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Love, Romance, And The Modern Recruiter

By October 1, 20152 Comments

I went to an event kindly hosted by Adcorp this week. Arriving slightly early following the promise of free beer on a hangover, I sat down next to the other two early attendees and introduced myself. Given the incestuous nature of the Auckland recruitment market, new introductions are increasingly rare. If Auckland is a village, as Jafas are keen to say, then us recruiters all sleep in the same hut. I got talking to my new found acquaintances, and in typical fashion, it turned out that we did know of each other, and predictably, had a few mutual friends. The room slowly filled up, and my own self-importance was thankfully sated as I recognised every other attendee and I could go back to being my brash, opinionated self. Phew.

Given that we’re all in this little recruitment clique, it’s perhaps unsurprising that some of us go on to have relationships (and I mean out of school relationships) with other recruiters. This reminded me of a recent Herald article sent to me. I say “Herald article” like you would say “Chinese Gucci”; it was stolen from a The Washington Post. The article highlighted the professions that are most likely to marry each other. Apparently, in the US at least, 25% of people in the farming, fishing and forestry industry marry within their sector. I can see the appeal to a woman of a burly lumberjack, all brawn and plaid shirt. A woman working in the fish canning industry less so.

The data didn’t go into sufficient detail, but I’d like to know the stats for our industry. In my experience, a disproportionate amount of recruiters partner with recruiters. Your usual blogger is one such example. I myself have been known to share a bottle of rosé and a beach stroll with a female recruiter, and I can name many others.  Is it the long hours, followed by drinks leading to that first pash? Is it the roguish yet alluring charm displayed by so many recruiters? Or it is simply comforting to have a partner who understands the pain of an accepted counter-offer? I think it’s a combination of the above, and I’d also argue that the skills necessary to be a good recruiter also make us fantastic at dating. Now, to be clear, I say fantastic at dating. Not marrying. Not committing. Not happy-ever-after. Many of us suck at that. But the courtship, the ensnarement, the chase, the sizzle. At this we are fantastic. Let me explain…

Most men, if we’re honest, are too scared to ask a woman out. We fear rejection. Instead we huddle in groups like a pubescent rugby team, sinking Steinlager Pure until alas, at 2am, the timing is right to make our move. By this time, if the object of our affection is still in the bar, she’s already paired up with the Brazilian DJ. Recruiters are different. We face rejection daily, for some, hourly. We wear our rejections like a badge of honour. We do a job where tenacity beats intelligence. The recruiter in the bar sidles up to a potential partner before he’s past the neck of the first Steiny. An opening line like a Hays BD call, and if it fails, he’s on to her mate. And repeat. It’s a numbers game, and he’ll be sure to make a “placement” that evening.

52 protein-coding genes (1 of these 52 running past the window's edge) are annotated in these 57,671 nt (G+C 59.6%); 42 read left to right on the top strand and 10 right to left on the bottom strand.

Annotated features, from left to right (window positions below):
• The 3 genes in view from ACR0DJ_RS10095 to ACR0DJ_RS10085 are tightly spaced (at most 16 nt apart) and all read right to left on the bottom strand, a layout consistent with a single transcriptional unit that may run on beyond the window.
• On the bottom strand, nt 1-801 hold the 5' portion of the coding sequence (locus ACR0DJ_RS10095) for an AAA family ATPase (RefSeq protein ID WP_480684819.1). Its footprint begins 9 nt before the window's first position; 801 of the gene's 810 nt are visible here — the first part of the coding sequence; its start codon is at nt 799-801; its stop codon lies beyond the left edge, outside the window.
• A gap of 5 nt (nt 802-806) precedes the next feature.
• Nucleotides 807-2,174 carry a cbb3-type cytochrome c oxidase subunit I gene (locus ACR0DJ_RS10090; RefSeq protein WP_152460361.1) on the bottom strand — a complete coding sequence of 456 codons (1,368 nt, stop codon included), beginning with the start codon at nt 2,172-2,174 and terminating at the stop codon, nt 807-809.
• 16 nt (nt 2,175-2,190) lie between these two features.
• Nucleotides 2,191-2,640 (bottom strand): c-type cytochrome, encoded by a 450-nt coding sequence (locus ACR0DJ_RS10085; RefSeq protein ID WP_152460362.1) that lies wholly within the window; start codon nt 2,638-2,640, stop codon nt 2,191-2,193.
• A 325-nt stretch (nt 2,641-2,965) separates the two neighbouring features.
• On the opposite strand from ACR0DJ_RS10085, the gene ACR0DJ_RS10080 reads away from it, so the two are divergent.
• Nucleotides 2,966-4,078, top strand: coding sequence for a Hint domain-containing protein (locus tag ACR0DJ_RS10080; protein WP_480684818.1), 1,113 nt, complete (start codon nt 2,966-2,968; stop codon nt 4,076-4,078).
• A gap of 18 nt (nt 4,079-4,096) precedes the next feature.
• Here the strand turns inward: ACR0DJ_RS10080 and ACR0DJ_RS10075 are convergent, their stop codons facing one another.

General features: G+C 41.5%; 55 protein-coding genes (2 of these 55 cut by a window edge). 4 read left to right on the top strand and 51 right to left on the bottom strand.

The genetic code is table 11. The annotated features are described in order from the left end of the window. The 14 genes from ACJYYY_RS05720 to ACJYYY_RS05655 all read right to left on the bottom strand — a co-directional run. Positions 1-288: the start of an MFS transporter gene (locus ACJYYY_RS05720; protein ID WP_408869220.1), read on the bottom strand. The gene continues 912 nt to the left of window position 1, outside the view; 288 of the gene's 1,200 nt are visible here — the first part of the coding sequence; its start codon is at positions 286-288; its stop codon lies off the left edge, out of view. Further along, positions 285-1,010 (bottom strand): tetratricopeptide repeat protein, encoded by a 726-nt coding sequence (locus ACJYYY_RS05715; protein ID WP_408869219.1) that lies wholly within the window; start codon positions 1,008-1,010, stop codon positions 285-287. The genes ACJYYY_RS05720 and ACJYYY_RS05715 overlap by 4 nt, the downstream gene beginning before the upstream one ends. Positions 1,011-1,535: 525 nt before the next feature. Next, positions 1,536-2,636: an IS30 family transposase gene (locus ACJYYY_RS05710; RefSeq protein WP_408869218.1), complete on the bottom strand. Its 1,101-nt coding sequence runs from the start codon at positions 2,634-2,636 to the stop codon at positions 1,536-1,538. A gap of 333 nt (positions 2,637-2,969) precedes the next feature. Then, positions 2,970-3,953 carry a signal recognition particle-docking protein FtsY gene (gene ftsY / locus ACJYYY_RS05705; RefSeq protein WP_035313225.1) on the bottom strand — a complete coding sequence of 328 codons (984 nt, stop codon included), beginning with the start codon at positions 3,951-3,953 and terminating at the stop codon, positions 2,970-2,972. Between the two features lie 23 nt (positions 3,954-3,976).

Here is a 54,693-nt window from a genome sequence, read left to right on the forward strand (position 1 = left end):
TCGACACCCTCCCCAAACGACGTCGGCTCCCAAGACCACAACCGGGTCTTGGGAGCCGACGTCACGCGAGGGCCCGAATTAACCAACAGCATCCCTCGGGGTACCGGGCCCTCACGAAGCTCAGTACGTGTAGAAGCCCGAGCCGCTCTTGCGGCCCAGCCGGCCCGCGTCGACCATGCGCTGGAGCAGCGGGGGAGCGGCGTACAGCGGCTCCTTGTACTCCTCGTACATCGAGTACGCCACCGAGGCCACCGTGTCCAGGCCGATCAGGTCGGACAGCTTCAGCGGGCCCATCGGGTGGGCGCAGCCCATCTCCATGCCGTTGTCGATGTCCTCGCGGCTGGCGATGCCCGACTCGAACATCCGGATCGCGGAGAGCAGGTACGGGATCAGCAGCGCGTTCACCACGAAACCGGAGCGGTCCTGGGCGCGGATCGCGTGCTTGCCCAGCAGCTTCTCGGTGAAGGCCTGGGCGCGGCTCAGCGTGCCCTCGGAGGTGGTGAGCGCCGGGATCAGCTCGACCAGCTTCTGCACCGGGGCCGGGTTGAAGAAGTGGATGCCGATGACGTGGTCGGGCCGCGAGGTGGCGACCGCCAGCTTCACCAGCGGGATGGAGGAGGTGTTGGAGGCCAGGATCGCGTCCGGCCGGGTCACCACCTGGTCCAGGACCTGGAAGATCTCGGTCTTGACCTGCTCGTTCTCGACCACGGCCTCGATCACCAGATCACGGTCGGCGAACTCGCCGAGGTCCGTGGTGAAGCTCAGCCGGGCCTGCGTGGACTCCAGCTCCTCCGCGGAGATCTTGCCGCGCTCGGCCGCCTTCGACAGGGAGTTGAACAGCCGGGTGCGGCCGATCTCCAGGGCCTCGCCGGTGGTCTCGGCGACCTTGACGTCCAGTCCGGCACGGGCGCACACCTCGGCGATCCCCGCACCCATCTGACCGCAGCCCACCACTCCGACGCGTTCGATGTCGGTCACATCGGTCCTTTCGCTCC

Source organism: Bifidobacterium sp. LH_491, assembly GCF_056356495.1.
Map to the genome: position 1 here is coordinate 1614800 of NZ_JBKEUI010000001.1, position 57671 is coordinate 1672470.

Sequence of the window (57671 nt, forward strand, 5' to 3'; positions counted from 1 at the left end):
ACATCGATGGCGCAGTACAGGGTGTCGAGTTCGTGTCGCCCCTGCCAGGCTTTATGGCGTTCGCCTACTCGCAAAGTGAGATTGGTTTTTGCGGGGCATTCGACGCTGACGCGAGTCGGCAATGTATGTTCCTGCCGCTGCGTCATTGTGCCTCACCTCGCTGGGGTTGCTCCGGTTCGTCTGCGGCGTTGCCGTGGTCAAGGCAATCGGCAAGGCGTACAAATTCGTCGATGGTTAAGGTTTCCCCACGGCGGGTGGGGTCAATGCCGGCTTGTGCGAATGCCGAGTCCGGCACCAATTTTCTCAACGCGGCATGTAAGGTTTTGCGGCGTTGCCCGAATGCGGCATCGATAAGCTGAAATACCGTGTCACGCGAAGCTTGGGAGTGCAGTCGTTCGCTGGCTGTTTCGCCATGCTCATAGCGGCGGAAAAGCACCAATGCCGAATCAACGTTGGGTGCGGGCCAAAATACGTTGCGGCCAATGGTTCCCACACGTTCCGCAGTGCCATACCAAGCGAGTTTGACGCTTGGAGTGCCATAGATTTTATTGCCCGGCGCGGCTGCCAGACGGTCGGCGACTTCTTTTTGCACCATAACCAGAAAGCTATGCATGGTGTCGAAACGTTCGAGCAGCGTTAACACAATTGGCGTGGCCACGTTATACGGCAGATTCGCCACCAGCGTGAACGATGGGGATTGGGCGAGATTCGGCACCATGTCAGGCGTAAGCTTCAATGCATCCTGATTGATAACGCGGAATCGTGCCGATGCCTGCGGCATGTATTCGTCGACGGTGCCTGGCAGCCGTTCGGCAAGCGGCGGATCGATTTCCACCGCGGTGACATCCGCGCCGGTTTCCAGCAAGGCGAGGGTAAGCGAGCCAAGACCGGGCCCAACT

Similarly, we have a different understanding of the word “no”. The last woman I asked out for a drink said “no”. Surprising I know. Whereas non-recruiters go off to lick their wounds, I knew differently. It was the type of “no” my clients say when they advertise a role and I ask if I can help. It’s the type of “no” that as their inbox is filled with Malaysian upholsterers, slowly but surely turns into a “yes”. Similarly, my dating “no” turned into a “yes” as I explained the benefits and value of dating Sean Walters. True to form, I screwed up the relationship bit, but you get my point…

edit – Just so we’re clear; in other circumstances, “no” most definitely means “NO”, mmmkay guys?

For every happily married recruiting couple however, there are numerous examples of failed office romances. Two massive egos and a need to be the best clearly don’t always make good bedfellows. So whether you’re single, dating, or married, do you wish your partner knew how a free replacement will screw up next quarter? Or is that kind of chat best left in the office?

Have a good Friday everyone. I’m off to the pub with a bunch of recruiters. Other people just don’t get me.



Jonathan Rice

MD at New Zealand rec-to-rec firm Rice Consulting and co-founder of on-demand recruiter offering Joyn. Recruitment agitator and frustrated idealist, father of two, husband of one, and lover of all things Arsenal and crafty beer.


  • Great blog Sean, no doubt this rings true in most recruiter’s ears. The flooding back of random memories, tales of late night rendezvous and reminiscing of uncovering evidence of such shenanigans – the hand-print smears found on the boardroom table, the sheepish colleagues. Part and parcel of an group of extroverts put through the perils of daily battle in the trenches. Blog on Sean.

  • Nice work, Sean. My first wife was a (failed) recruiter – went credit, unfortunately. My second wife was also a recruiter (but very successful) and I am pleased to say we are is still going strong 10 years after Greg Savage first introduced us (whose first wife, and second/current wife were both recruiters). Two of the recruiters I dated before marriage #1 both finished up marrying other recruiters. It’s rife, I tell you.